The craftsmanship embodied in the quay walls becomes visible. The visual realignment brought about by the pier offers the local and tourist alike a greater experience of the existing built fabric of the city.
The pier sits lightly against the quay wall in a minimally invasive manner with clear distinction between the old and new through careful material selection.
The pier deflects away from Fr Mathew Quay to maximise the visibility of the quay walls and reduce the impact of our intervention. This deflection from Fr Mathew Quay traps a body of water and quay wall steps which frames the attractive elements of the quay with the water.
It aligns with the geometry of Holy Trinity Church to integrate with our proposed public square to the front of the church. This trapped space contains and frames at the tip of the pier, where we are proposing that a changing maritime exhibition can take place.
We are providing a berthing point in the contained space which can act as a dynamic arm of a potential Cork Maritime Museum.
In the future, a CorkMaritime Museum could be established along the quay-front on Morrison’sIsland where a number of potentially suitable sites are available.
The pier exhibition space introduces a temporality which mitigates stasis brought about by permanence. Small- to medium- size boats of special interest can be exhibited against the backdrop of the existing quay walls.
It is proposed that a large more permanent tall ship could also be located along the front of the pier accessible to the public. This would re-establish a once customary sight along the riverfront.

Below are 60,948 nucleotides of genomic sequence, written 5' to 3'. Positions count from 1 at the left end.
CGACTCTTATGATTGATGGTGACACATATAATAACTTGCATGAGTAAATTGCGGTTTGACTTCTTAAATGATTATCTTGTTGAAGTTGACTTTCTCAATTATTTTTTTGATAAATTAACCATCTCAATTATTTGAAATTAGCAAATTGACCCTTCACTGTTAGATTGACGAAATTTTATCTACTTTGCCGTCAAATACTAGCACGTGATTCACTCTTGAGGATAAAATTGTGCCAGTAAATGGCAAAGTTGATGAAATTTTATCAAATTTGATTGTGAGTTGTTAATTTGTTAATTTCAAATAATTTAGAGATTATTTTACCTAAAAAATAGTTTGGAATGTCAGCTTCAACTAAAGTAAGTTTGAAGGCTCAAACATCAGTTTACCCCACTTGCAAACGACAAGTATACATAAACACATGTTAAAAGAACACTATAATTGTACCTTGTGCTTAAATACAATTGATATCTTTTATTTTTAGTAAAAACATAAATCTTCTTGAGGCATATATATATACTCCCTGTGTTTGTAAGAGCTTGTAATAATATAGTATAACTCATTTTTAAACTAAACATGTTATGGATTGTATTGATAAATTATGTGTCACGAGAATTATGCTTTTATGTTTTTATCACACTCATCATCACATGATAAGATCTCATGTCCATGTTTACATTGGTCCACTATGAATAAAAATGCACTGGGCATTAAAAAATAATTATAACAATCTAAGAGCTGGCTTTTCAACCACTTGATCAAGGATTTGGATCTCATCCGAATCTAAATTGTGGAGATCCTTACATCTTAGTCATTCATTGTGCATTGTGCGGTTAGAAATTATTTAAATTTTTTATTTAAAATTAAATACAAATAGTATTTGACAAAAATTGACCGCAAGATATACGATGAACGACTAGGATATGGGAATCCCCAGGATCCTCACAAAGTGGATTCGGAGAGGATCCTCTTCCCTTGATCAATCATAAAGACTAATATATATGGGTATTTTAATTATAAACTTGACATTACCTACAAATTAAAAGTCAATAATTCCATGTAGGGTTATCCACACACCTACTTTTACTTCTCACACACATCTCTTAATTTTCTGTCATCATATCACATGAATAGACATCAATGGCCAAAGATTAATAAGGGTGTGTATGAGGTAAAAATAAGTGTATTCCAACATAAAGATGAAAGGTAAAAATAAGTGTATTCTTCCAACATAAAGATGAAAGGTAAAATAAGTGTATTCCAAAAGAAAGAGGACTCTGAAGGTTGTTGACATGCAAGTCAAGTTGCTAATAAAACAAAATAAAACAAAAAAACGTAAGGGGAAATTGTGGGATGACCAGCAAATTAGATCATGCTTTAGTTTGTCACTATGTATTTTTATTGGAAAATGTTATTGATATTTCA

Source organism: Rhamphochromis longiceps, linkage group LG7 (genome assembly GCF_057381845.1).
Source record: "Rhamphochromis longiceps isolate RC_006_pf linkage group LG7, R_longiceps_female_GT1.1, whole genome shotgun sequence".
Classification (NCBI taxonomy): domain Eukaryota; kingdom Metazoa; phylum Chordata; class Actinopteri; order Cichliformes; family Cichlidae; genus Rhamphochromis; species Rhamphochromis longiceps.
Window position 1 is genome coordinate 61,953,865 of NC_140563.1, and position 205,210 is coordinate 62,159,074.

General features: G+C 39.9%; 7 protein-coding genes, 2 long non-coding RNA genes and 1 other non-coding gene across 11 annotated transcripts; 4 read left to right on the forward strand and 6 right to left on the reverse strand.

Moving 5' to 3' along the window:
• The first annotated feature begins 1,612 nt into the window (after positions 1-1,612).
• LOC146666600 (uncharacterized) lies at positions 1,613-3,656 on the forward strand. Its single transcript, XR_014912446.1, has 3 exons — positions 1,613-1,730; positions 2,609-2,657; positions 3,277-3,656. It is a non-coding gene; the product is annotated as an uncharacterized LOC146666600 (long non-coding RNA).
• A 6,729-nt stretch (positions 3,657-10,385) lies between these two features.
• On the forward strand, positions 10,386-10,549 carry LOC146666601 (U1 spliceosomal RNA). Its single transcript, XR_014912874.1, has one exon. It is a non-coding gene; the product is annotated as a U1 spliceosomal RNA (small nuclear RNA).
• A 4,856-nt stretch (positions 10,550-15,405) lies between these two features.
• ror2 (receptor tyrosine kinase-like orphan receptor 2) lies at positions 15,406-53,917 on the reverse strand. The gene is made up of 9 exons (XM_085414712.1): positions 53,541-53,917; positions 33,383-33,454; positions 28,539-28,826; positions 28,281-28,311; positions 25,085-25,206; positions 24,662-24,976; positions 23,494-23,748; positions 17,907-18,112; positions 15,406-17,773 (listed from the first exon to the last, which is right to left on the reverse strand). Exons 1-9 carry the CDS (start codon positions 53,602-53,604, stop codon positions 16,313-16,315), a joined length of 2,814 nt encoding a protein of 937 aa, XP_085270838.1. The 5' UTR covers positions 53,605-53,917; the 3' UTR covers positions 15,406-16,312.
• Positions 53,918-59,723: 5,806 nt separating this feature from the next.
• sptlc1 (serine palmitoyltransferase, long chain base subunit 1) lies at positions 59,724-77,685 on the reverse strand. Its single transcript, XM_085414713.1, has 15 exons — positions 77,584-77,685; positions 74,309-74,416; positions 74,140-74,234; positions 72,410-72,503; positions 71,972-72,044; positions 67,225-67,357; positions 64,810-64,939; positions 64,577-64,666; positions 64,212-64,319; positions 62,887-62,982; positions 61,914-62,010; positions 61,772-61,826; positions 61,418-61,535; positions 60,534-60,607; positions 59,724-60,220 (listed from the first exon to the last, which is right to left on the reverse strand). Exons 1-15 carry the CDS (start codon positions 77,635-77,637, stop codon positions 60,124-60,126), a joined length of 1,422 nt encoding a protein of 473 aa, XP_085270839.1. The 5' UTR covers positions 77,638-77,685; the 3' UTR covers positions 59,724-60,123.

We feel that the space needs a destination to draw people in and hold them there. We submit that a tall ship could reside in the river as a visual reference in the city that speaks to its maritime heritage.
The ship itself would be open to the public as a feature installation that would revitalise the maritime identity of the city and the quay scape.
In a society that is becoming more and more image-based we felt that such a spectacle was necessary to emphasise the renewal of the quay as a public space.
The pier folds to frame views of the quays and offer upstream and downstream views of the south channel. The bridging arm to the junction of Union and George’s Quay is positioned to offer vistas north and west along the south channel.
The pedestrian is allowed to step off the main deck to break from the pedestrian flow to pause and view the riverscape.
The pier also offers access to the water. Small vessels, leisure boats, kayaks and currachs are allowed dock against or launch from the pier. This would allow centres such as Meitheal Mara utilise the pier for activities along the river.
The possibility of using the docking zone as an infrastructural element for commercial ferry operations is also explored.